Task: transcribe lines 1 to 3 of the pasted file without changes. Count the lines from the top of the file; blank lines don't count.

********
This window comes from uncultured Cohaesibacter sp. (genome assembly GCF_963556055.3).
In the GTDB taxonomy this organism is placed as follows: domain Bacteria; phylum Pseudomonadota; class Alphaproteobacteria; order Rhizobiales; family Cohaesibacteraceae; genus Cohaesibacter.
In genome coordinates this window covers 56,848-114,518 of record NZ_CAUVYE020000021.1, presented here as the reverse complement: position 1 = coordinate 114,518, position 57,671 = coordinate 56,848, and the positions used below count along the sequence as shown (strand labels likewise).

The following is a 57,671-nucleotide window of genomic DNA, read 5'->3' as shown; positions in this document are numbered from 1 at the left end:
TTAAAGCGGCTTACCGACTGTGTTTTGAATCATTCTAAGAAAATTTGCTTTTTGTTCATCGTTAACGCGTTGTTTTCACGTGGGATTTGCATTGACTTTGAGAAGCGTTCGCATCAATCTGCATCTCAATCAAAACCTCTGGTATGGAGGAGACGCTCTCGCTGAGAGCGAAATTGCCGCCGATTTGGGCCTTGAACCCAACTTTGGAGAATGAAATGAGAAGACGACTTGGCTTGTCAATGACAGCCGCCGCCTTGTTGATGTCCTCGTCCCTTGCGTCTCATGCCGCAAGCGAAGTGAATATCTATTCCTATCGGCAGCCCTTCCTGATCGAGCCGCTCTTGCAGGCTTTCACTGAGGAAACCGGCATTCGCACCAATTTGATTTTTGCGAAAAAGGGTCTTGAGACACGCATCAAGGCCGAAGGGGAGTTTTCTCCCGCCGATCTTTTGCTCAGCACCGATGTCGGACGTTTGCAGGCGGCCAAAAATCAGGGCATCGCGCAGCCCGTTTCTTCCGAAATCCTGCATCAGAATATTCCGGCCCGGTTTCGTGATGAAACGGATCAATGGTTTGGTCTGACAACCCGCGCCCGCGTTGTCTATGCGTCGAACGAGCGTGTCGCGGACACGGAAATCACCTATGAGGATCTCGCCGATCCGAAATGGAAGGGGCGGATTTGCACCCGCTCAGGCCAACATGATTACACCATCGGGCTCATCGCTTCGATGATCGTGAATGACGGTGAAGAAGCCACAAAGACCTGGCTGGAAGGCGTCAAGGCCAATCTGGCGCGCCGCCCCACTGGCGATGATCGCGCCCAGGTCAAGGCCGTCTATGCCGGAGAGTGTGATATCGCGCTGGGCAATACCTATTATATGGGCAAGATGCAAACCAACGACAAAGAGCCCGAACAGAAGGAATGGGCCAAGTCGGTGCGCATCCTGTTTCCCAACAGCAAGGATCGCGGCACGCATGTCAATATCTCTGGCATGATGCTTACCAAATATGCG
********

This window comes from uncultured Cohaesibacter sp. (genome assembly GCF_963556055.3).
In the GTDB taxonomy this organism is placed as follows: domain Bacteria; phylum Pseudomonadota; class Alphaproteobacteria; order Rhizobiales; family Cohaesibacteraceae; genus Cohaesibacter.
In genome coordinates this window covers 56,848-114,518 of record NZ_CAUVYE020000021.1, presented here as the reverse complement: position 1 = coordinate 114,518, position 57,671 = coordinate 56,848, and the positions used below count along the sequence as shown (strand labels likewise).